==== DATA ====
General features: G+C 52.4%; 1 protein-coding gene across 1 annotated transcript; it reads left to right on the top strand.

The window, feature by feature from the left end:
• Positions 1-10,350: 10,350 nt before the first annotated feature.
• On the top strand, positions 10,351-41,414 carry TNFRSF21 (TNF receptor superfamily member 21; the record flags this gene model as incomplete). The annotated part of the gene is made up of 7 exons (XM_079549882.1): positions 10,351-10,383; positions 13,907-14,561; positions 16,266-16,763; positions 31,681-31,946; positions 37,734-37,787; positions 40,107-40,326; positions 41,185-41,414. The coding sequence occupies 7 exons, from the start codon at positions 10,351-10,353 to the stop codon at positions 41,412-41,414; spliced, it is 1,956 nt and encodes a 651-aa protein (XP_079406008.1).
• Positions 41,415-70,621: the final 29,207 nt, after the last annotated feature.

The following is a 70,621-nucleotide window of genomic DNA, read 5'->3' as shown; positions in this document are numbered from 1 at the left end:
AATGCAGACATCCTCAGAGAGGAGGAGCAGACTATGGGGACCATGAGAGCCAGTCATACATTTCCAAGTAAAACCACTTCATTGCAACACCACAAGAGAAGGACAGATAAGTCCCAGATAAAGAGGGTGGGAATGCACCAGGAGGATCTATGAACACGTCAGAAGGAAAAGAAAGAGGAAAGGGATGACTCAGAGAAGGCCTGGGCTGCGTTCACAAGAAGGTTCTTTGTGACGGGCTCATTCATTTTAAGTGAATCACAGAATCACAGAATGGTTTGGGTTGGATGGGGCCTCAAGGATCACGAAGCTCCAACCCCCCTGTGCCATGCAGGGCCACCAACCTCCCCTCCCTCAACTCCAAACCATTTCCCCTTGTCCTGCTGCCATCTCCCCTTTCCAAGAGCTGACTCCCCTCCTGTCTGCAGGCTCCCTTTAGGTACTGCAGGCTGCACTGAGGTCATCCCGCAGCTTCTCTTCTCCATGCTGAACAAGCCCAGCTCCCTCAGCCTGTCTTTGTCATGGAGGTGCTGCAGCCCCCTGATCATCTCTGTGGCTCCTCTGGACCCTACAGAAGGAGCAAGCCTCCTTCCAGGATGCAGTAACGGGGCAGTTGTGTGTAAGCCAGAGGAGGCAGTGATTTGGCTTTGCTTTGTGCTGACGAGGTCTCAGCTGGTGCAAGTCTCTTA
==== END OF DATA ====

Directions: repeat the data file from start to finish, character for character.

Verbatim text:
General features: G+C 52.4%; 1 protein-coding gene across 1 annotated transcript; it reads left to right on the top strand.

The window, feature by feature from the left end:
• Positions 1-10,350: 10,350 nt before the first annotated feature.
• On the top strand, positions 10,351-41,414 carry TNFRSF21 (TNF receptor superfamily member 21; the record flags this gene model as incomplete). The annotated part of the gene is made up of 7 exons (XM_079549882.1): positions 10,351-10,383; positions 13,907-14,561; positions 16,266-16,763; positions 31,681-31,946; positions 37,734-37,787; positions 40,107-40,326; positions 41,185-41,414. The coding sequence occupies 7 exons, from the start codon at positions 10,351-10,353 to the stop codon at positions 41,412-41,414; spliced, it is 1,956 nt and encodes a 651-aa protein (XP_079406008.1).
• Positions 41,415-70,621: the final 29,207 nt, after the last annotated feature.

The following is a 70,621-nucleotide window of genomic DNA, read 5'->3' as shown; positions in this document are numbered from 1 at the left end:
AATGCAGACATCCTCAGAGAGGAGGAGCAGACTATGGGGACCATGAGAGCCAGTCATACATTTCCAAGTAAAACCACTTCATTGCAACACCACAAGAGAAGGACAGATAAGTCCCAGATAAAGAGGGTGGGAATGCACCAGGAGGATCTATGAACACGTCAGAAGGAAAAGAAAGAGGAAAGGGATGACTCAGAGAAGGCCTGGGCTGCGTTCACAAGAAGGTTCTTTGTGACGGGCTCATTCATTTTAAGTGAATCACAGAATCACAGAATGGTTTGGGTTGGATGGGGCCTCAAGGATCACGAAGCTCCAACCCCCCTGTGCCATGCAGGGCCACCAACCTCCCCTCCCTCAACTCCAAACCATTTCCCCTTGTCCTGCTGCCATCTCCCCTTTCCAAGAGCTGACTCCCCTCCTGTCTGCAGGCTCCCTTTAGGTACTGCAGGCTGCACTGAGGTCATCCCGCAGCTTCTCTTCTCCATGCTGAACAAGCCCAGCTCCCTCAGCCTGTCTTTGTCATGGAGGTGCTGCAGCCCCCTGATCATCTCTGTGGCTCCTCTGGACCCTACAGAAGGAGCAAGCCTCCTTCCAGGATGCAGTAACGGGGCAGTTGTGTGTAAGCCAGAGGAGGCAGTGATTTGGCTTTGCTTTGTGCTGACGAGGTCTCAGCTGGTGCAAGTCTCTTA